This is because the cranberry -- also known as the bounceberry because bouncing machines are used to test the veracity of the fruit -- needs cold weather to grow, and so is unlikely to be supplied by Mexico, though small quantities are grown in Chile. If you associate the bogs where cranberries grow up with New England, (as I do), be surprised: over half of all cranberries actually hail from Wisconsin, which is apparently why Cranberry Cheddar is such a good idea.
And as good as cranberry juice is (I'll definitely share my husband's rum cosmo this winter), I have to admit that a small dollop of cranberry sauce is the perfect foil for most winter meals. A venison roast, a herbed leg of lamb, even a butternut squash stew, is complimented by the sweet savory, like Bogie brightened by Bacall.
And this is where our dilema perennially occurs. What to do with the superfruit -- which on its own is not only sour, but bitter as well -- to enhance its star qualities and still let it take center stage? For the cranberry is not really a team player until it gets to the plate.
In my childhood home, this always meant three things: cranberry relish, cranberry sauce, and, of course, cranberry log. In order to appease the different cranberry appetites in the household, namely, her own, my mother's table generally hosted more than one form of the berry. Thanksgiving dinner was likely garnished by not only the ubiquitous Ocean Spray cranberry log, complete with the striped indents from the side of the can, but a cooked cranberry port sauce and a raw orange cranberry relish.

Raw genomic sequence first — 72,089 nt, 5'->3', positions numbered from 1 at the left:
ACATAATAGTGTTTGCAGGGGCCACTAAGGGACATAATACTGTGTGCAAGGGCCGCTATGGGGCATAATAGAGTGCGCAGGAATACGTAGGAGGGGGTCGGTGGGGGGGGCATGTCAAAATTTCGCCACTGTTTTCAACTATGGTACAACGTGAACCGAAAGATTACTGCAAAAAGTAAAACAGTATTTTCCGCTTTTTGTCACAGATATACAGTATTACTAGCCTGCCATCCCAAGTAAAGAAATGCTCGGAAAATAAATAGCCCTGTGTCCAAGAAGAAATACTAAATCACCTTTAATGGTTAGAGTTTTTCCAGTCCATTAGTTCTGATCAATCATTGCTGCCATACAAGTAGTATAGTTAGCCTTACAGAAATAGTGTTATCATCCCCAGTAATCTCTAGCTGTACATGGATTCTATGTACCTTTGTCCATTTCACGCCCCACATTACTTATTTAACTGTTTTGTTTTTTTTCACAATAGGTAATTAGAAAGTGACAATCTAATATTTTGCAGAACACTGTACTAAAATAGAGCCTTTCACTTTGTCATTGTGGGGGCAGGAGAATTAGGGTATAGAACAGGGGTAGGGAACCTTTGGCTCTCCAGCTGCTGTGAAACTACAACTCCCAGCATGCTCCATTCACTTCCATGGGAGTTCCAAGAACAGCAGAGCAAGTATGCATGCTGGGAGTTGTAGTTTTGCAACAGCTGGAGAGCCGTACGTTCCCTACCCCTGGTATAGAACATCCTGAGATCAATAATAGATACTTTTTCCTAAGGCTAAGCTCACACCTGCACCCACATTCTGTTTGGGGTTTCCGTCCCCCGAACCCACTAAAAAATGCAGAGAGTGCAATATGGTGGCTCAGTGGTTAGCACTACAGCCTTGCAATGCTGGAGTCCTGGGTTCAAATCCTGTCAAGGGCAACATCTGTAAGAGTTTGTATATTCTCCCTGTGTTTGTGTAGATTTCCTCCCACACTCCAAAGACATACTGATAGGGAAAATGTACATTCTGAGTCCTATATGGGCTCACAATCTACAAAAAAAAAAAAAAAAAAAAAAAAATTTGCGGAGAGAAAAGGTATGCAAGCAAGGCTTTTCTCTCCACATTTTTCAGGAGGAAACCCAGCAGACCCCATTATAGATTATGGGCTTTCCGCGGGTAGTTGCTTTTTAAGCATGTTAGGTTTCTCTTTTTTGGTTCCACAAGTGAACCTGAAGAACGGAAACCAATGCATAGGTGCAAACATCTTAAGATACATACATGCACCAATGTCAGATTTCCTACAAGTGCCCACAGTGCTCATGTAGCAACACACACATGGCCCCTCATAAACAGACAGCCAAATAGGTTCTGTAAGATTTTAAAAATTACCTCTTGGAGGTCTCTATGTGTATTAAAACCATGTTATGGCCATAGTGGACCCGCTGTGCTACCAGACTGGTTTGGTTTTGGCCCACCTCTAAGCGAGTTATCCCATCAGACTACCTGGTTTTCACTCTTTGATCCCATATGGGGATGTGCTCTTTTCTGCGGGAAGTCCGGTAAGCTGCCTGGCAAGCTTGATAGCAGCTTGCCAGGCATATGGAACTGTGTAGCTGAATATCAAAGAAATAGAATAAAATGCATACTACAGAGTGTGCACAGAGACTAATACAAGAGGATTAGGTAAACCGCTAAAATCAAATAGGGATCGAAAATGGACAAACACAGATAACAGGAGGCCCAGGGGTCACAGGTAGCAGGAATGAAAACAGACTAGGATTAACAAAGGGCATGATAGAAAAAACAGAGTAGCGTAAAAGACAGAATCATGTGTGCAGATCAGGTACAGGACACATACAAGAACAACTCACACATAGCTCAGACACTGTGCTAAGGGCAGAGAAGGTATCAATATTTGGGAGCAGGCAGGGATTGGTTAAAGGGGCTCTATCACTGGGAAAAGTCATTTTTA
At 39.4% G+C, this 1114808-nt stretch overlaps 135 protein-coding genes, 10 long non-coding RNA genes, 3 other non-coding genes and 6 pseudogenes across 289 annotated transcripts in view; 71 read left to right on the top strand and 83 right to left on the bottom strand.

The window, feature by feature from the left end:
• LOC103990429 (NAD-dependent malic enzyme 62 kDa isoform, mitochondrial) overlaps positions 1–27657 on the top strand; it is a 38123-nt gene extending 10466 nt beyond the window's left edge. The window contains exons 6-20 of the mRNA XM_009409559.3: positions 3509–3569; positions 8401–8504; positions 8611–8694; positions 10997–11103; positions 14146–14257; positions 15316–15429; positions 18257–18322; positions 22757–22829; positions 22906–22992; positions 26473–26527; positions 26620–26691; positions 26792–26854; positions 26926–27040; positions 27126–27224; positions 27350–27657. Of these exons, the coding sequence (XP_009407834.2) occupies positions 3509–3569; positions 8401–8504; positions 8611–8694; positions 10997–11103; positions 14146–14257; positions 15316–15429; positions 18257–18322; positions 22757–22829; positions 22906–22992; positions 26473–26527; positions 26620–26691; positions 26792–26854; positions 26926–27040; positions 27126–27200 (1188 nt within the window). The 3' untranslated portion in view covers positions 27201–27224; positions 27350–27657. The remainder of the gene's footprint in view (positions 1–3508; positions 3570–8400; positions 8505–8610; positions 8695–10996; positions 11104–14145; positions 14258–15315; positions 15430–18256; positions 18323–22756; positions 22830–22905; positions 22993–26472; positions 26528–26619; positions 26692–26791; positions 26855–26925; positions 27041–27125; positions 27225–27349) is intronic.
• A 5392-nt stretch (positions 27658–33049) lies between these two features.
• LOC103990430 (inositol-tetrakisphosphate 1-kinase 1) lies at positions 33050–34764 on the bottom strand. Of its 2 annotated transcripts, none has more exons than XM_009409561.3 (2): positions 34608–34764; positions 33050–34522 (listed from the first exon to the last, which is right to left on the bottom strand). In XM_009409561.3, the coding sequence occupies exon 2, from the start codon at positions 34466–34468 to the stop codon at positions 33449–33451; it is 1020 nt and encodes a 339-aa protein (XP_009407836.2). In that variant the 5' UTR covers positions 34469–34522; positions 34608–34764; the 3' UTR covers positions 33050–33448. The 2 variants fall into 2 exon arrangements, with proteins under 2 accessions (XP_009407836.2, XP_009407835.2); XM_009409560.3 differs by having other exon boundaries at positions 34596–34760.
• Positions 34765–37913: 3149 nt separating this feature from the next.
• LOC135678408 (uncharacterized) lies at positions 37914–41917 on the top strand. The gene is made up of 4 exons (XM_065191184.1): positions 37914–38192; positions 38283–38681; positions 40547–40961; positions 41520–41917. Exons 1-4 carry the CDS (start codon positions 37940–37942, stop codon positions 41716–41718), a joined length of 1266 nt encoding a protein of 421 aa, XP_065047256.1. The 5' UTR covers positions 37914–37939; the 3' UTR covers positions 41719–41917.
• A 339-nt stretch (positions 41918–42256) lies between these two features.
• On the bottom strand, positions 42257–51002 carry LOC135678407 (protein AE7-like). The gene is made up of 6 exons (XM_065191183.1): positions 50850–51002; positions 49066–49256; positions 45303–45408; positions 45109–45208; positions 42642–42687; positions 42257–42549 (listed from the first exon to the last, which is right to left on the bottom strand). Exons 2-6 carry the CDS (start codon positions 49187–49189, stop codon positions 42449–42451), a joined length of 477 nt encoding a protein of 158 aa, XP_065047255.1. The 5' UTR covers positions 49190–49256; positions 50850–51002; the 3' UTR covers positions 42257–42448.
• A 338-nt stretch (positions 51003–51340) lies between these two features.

I don't generally have time for this. Friday night, when kids are coming in from lacrosse, filtering down from their rooms, hungry, to drag me from work for food, the last thing on my mind is preparing three cranberry dishes (even the log is a bit time consuming, as I must get it out whole). So I have taken the tastes of all and come up with one dish to suffice for everyday cranberry imbibing -- not, of course, to question the reign of those other dishes on the holiday table. (Though you should try this, Mom, it's really good! and quick!) And, with the addition of the orange juice, I can cut down on the amount of sugar in those other recipes, which is necessary to combat the sour fruit.)
Everyday Cranberry Sauce
One bag of cranberries
juice of two oranges
1/2 cup raw sugar (any sugar you have will do, brown sugar makes it really special and honey takes it to a whole 'nother level.)
Combine ingredients in a pan over medium heat and simmer, covered (cranberries are wicked messy when they pop, especially on an electric stovetop), for 15 minutes, or until fruits have popped sauce is of a uniform consistency. It will be shiny and thick, but berries will not totally disintegrate. Makes about 2 cups.
Can be stored in the fridge for up to a while, and doled out with each meal for a superfruit punch. If you hoard them, as I do, just throw the bag in the freezer -- industry sources say it will keep 9 months but I have used them after a year to no ill effects.
Enjoy! And Bon Sante!